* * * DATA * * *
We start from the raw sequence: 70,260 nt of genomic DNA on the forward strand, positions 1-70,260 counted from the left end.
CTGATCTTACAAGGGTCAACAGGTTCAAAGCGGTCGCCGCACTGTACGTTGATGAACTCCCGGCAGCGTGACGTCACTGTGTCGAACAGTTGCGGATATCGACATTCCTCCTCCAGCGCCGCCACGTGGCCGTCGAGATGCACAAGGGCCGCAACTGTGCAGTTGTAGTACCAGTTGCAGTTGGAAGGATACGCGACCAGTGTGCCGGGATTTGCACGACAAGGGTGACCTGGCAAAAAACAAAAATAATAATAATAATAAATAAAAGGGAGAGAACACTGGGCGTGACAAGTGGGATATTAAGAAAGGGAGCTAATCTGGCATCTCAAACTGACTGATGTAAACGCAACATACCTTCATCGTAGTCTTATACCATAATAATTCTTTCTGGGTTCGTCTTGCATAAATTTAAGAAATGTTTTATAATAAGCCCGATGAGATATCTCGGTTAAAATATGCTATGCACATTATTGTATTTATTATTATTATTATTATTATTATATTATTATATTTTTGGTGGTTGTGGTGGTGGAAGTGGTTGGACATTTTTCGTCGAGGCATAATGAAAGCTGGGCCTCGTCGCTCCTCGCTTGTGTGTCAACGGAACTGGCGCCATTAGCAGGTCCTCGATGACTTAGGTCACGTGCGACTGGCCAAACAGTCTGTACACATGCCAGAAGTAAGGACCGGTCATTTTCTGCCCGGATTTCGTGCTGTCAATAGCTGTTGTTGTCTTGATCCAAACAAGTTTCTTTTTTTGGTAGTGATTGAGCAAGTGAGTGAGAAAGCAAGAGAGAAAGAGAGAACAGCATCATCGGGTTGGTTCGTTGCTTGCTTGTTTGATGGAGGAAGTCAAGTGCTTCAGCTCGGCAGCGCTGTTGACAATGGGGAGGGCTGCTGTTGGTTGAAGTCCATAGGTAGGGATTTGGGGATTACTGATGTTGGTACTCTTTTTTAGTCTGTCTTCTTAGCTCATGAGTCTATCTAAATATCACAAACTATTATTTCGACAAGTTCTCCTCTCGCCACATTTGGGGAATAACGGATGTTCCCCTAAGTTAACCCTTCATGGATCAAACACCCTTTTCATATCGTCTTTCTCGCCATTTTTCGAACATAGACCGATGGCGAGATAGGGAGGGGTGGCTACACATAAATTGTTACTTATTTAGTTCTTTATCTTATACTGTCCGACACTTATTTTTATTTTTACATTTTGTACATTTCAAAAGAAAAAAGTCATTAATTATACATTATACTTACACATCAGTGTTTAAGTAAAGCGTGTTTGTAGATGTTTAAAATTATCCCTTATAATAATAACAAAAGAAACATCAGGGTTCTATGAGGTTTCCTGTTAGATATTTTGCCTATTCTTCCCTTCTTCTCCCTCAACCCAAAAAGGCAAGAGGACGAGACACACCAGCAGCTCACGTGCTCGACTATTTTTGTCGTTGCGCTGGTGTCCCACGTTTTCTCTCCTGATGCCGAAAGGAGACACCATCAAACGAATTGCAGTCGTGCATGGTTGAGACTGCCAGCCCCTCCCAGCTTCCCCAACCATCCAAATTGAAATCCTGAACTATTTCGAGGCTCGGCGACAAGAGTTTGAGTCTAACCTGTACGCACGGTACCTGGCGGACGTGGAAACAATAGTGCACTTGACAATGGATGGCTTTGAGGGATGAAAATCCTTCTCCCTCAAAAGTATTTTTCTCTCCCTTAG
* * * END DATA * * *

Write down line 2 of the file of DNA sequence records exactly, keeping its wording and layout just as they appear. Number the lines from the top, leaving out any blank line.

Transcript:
CTGATCTTACAAGGGTCAACAGGTTCAAAGCGGTCGCCGCACTGTACGTTGATGAACTCCCGGCAGCGTGACGTCACTGTGTCGAACAGTTGCGGATATCGACATTCCTCCTCCAGCGCCGCCACGTGGCCGTCGAGATGCACAAGGGCCGCAACTGTGCAGTTGTAGTACCAGTTGCAGTTGGAAGGATACGCGACCAGTGTGCCGGGATTTGCACGACAAGGGTGACCTGGCAAAAAACAAAAATAATAATAATAATAAATAAAAGGGAGAGAACACTGGGCGTGACAAGTGGGATATTAAGAAAGGGAGCTAATCTGGCATCTCAAACTGACTGATGTAAACGCAACATACCTTCATCGTAGTCTTATACCATAATAATTCTTTCTGGGTTCGTCTTGCATAAATTTAAGAAATGTTTTATAATAAGCCCGATGAGATATCTCGGTTAAAATATGCTATGCACATTATTGTATTTATTATTATTATTATTATTATTATATTATTATATTTTTGGTGGTTGTGGTGGTGGAAGTGGTTGGACATTTTTCGTCGAGGCATAATGAAAGCTGGGCCTCGTCGCTCCTCGCTTGTGTGTCAACGGAACTGGCGCCATTAGCAGGTCCTCGATGACTTAGGTCACGTGCGACTGGCCAAACAGTCTGTACACATGCCAGAAGTAAGGACCGGTCATTTTCTGCCCGGATTTCGTGCTGTCAATAGCTGTTGTTGTCTTGATCCAAACAAGTTTCTTTTTTTGGTAGTGATTGAGCAAGTGAGTGAGAAAGCAAGAGAGAAAGAGAGAACAGCATCATCGGGTTGGTTCGTTGCTTGCTTGTTTGATGGAGGAAGTCAAGTGCTTCAGCTCGGCAGCGCTGTTGACAATGGGGAGGGCTGCTGTTGGTTGAAGTCCATAGGTAGGGATTTGGGGATTACTGATGTTGGTACTCTTTTTTAGTCTGTCTTCTTAGCTCATGAGTCTATCTAAATATCACAAACTATTATTTCGACAAGTTCTCCTCTCGCCACATTTGGGGAATAACGGATGTTCCCCTAAGTTAACCCTTCATGGATCAAACACCCTTTTCATATCGTCTTTCTCGCCATTTTTCGAACATAGACCGATGGCGAGATAGGGAGGGGTGGCTACACATAAATTGTTACTTATTTAGTTCTTTATCTTATACTGTCCGACACTTATTTTTATTTTTACATTTTGTACATTTCAAAAGAAAAAAGTCATTAATTATACATTATACTTACACATCAGTGTTTAAGTAAAGCGTGTTTGTAGATGTTTAAAATTATCCCTTATAATAATAACAAAAGAAACATCAGGGTTCTATGAGGTTTCCTGTTAGATATTTTGCCTATTCTTCCCTTCTTCTCCCTCAACCCAAAAAGGCAAGAGGACGAGACACACCAGCAGCTCACGTGCTCGACTATTTTTGTCGTTGCGCTGGTGTCCCACGTTTTCTCTCCTGATGCCGAAAGGAGACACCATCAAACGAATTGCAGTCGTGCATGGTTGAGACTGCCAGCCCCTCCCAGCTTCCCCAACCATCCAAATTGAAATCCTGAACTATTTCGAGGCTCGGCGACAAGAGTTTGAGTCTAACCTGTACGCACGGTACCTGGCGGACGTGGAAACAATAGTGCACTTGACAATGGATGGCTTTGAGGGATGAAAATCCTTCTCCCTCAAAAGTATTTTTCTCTCCCTTAG